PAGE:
Derek the Hybrid Detective
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DD0606b Plant Labelling.
by Derek Butcher - the Cultivar Detective.

Some of you will have heard of the Garden Clubs of Australia where individual societies sort of affiliate to get better insurance rates etc. I did not even stir this up but this is what has been issued in the latest GCA bulletin. They have over 45000 members and yet the ‘Authorities’ were unaware of their existence. As such they would have more political clout than we Bromeliophiles.

"The plant labeling issue which we have been pursuing over the last year has started to make real progress now. We have had discussions with representatives from the nursery industry and consultant for the weed committee. We have also written to the National Weed Committee, government departments and government ministers, and a discussion with a Federal Member who has written to the relevant member/s on our behalf.
What started out to be just a request for "truth in plant labeling" has become a mine field. One of the major issues which have been raised is that all plant labels should have information relating to the weeding and seeding potential of the plant and its ability to "jump the garden fence" and create problems in the environment. Most claim that 70% of all invasive plants in Australia were originally garden escapes, however this is in dispute.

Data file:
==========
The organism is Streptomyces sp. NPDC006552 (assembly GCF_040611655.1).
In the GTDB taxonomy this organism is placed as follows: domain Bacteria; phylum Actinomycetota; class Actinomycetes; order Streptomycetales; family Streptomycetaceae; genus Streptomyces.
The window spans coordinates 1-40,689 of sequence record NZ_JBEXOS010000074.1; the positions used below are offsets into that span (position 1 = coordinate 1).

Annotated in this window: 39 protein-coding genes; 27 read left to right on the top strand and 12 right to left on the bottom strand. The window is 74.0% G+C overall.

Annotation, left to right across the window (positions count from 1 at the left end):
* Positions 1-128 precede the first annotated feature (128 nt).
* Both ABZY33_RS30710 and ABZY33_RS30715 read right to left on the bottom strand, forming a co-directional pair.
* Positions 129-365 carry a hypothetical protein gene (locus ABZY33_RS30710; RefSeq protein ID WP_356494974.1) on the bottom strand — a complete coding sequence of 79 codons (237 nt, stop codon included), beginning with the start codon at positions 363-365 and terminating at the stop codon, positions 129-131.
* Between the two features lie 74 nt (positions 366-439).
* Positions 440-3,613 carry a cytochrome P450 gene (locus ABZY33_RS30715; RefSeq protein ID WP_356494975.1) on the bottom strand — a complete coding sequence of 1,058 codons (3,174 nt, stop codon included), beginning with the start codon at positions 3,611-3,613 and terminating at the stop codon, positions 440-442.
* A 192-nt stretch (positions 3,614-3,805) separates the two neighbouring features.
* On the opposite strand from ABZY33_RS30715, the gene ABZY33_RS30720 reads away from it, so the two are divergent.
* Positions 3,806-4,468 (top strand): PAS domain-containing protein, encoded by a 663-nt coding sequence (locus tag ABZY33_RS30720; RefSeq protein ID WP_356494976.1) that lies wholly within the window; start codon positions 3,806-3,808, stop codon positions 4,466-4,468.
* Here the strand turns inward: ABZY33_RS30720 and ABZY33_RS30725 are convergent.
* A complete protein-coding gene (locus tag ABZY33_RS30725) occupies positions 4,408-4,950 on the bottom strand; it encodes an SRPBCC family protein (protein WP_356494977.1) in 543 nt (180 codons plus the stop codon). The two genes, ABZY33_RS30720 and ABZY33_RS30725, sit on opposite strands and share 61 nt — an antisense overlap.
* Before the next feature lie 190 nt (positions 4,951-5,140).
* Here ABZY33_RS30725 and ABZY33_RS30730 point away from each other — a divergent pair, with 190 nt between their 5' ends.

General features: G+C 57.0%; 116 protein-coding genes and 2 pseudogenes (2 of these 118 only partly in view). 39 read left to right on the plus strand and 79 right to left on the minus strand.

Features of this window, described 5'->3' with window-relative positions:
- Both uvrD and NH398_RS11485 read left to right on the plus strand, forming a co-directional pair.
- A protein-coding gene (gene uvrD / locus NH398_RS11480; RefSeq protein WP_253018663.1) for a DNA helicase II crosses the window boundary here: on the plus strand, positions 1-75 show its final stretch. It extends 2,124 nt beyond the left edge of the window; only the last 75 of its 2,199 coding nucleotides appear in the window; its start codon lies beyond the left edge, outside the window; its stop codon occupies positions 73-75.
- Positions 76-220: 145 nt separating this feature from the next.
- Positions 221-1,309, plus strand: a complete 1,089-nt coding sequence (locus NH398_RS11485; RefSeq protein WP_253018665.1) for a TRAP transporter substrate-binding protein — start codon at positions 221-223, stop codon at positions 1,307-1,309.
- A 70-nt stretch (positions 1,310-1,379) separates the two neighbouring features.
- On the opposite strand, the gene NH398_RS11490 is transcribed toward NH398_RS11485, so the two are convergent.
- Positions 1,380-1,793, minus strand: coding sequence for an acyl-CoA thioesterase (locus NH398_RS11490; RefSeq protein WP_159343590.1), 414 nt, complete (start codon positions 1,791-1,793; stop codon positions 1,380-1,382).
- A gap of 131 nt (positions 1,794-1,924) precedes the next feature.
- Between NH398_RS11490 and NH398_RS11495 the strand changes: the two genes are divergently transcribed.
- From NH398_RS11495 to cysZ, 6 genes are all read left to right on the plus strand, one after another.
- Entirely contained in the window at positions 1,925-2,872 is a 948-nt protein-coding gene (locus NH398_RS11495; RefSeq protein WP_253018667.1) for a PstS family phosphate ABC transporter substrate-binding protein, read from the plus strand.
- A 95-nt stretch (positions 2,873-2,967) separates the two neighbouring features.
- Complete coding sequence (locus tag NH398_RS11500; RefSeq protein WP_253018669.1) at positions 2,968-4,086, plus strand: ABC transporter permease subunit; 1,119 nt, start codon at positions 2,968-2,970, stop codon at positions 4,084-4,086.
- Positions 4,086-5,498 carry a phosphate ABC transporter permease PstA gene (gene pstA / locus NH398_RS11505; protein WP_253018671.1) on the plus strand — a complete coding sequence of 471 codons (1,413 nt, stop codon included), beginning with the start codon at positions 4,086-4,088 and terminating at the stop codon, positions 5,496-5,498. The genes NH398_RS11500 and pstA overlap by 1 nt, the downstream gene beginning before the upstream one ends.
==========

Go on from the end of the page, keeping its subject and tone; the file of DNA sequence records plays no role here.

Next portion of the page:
We will continue to pursue labeling issues through these channels on your behalf as gardeners and would really appreciate any information you can give us on inadequate or incorrect labeling."

While I may argue with the Weed Committee that puyas are not weeds my main interest is the correct identity of plants which leads to the following comment :
There is a hybrid Aechmea circulating Australia through supermarkets and others by the number 491. In fact it is the plant illustrated on the front cover of the March/April 2004 issue of ‘Bromeliaceae’. There is a strong feeling that this plant is ‘Stefanie’(yet another spineless Aechmea hybrid) and a quick check of its photo in the Bromeliad Cultivar Register should give you food for thought.
The problem is that Deroose in Europe would have quality control to ensure similar looking plants being offered for sale. This is something not practiced in Australia so some will not look like ‘Stefanie’ even though they have the number 491. It would be great if the supplier did mend his ways but at least you have been warned.

Photo by Peter Tristram.

Updated 16/06/06